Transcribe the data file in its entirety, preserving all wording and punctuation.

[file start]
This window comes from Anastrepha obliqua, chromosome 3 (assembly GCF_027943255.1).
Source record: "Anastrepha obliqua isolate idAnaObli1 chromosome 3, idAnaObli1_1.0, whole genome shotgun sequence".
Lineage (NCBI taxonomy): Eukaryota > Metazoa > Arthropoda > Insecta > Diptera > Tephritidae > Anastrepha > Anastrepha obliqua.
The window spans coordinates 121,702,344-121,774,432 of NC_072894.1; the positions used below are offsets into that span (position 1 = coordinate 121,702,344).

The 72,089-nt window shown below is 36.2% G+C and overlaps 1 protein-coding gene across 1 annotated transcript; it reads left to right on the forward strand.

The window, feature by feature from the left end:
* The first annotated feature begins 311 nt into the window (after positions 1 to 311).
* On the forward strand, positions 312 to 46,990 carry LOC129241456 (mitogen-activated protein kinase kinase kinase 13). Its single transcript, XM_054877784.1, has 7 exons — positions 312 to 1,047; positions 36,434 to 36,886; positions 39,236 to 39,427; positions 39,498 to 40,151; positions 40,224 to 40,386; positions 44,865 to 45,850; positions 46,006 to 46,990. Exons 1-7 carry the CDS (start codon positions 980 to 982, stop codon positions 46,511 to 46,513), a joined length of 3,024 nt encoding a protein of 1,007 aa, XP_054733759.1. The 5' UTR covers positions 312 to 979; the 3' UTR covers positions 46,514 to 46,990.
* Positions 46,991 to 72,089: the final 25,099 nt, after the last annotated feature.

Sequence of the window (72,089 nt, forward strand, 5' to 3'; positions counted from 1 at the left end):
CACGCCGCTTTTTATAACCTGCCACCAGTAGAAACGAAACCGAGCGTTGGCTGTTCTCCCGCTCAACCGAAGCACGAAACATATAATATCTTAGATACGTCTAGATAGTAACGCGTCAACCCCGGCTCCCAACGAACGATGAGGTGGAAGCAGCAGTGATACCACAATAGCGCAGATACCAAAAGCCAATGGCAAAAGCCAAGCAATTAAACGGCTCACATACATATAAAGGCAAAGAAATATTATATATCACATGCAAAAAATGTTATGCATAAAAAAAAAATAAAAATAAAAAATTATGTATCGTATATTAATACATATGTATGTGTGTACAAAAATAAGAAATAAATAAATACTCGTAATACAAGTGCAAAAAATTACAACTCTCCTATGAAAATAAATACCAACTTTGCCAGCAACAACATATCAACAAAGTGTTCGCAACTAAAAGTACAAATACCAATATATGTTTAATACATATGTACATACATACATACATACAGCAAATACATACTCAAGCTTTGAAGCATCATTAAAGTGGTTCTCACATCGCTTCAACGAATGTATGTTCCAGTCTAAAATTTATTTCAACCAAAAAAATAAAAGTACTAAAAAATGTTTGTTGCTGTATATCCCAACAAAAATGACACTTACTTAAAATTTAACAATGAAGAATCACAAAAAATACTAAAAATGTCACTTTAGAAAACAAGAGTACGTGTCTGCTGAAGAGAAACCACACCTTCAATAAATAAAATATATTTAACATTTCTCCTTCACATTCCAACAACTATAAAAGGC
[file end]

This window comes from Anastrepha obliqua, chromosome 3 (assembly GCF_027943255.1).
Source record: "Anastrepha obliqua isolate idAnaObli1 chromosome 3, idAnaObli1_1.0, whole genome shotgun sequence".
Lineage (NCBI taxonomy): Eukaryota > Metazoa > Arthropoda > Insecta > Diptera > Tephritidae > Anastrepha > Anastrepha obliqua.
The window spans coordinates 121,702,344-121,774,432 of NC_072894.1; the positions used below are offsets into that span (position 1 = coordinate 121,702,344).

The 72,089-nt window shown below is 36.2% G+C and overlaps 1 protein-coding gene across 1 annotated transcript; it reads left to right on the forward strand.

The window, feature by feature from the left end:
* The first annotated feature begins 311 nt into the window (after positions 1 to 311).
* On the forward strand, positions 312 to 46,990 carry LOC129241456 (mitogen-activated protein kinase kinase kinase 13). Its single transcript, XM_054877784.1, has 7 exons — positions 312 to 1,047; positions 36,434 to 36,886; positions 39,236 to 39,427; positions 39,498 to 40,151; positions 40,224 to 40,386; positions 44,865 to 45,850; positions 46,006 to 46,990. Exons 1-7 carry the CDS (start codon positions 980 to 982, stop codon positions 46,511 to 46,513), a joined length of 3,024 nt encoding a protein of 1,007 aa, XP_054733759.1. The 5' UTR covers positions 312 to 979; the 3' UTR covers positions 46,514 to 46,990.
* Positions 46,991 to 72,089: the final 25,099 nt, after the last annotated feature.

Sequence of the window (72,089 nt, forward strand, 5' to 3'; positions counted from 1 at the left end):
CACGCCGCTTTTTATAACCTGCCACCAGTAGAAACGAAACCGAGCGTTGGCTGTTCTCCCGCTCAACCGAAGCACGAAACATATAATATCTTAGATACGTCTAGATAGTAACGCGTCAACCCCGGCTCCCAACGAACGATGAGGTGGAAGCAGCAGTGATACCACAATAGCGCAGATACCAAAAGCCAATGGCAAAAGCCAAGCAATTAAACGGCTCACATACATATAAAGGCAAAGAAATATTATATATCACATGCAAAAAATGTTATGCATAAAAAAAAAATAAAAATAAAAAATTATGTATCGTATATTAATACATATGTATGTGTGTACAAAAATAAGAAATAAATAAATACTCGTAATACAAGTGCAAAAAATTACAACTCTCCTATGAAAATAAATACCAACTTTGCCAGCAACAACATATCAACAAAGTGTTCGCAACTAAAAGTACAAATACCAATATATGTTTAATACATATGTACATACATACATACATACAGCAAATACATACTCAAGCTTTGAAGCATCATTAAAGTGGTTCTCACATCGCTTCAACGAATGTATGTTCCAGTCTAAAATTTATTTCAACCAAAAAAATAAAAGTACTAAAAAATGTTTGTTGCTGTATATCCCAACAAAAATGACACTTACTTAAAATTTAACAATGAAGAATCACAAAAAATACTAAAAATGTCACTTTAGAAAACAAGAGTACGTGTCTGCTGAAGAGAAACCACACCTTCAATAAATAAAATATATTTAACATTTCTCCTTCACATTCCAACAACTATAAAAGGC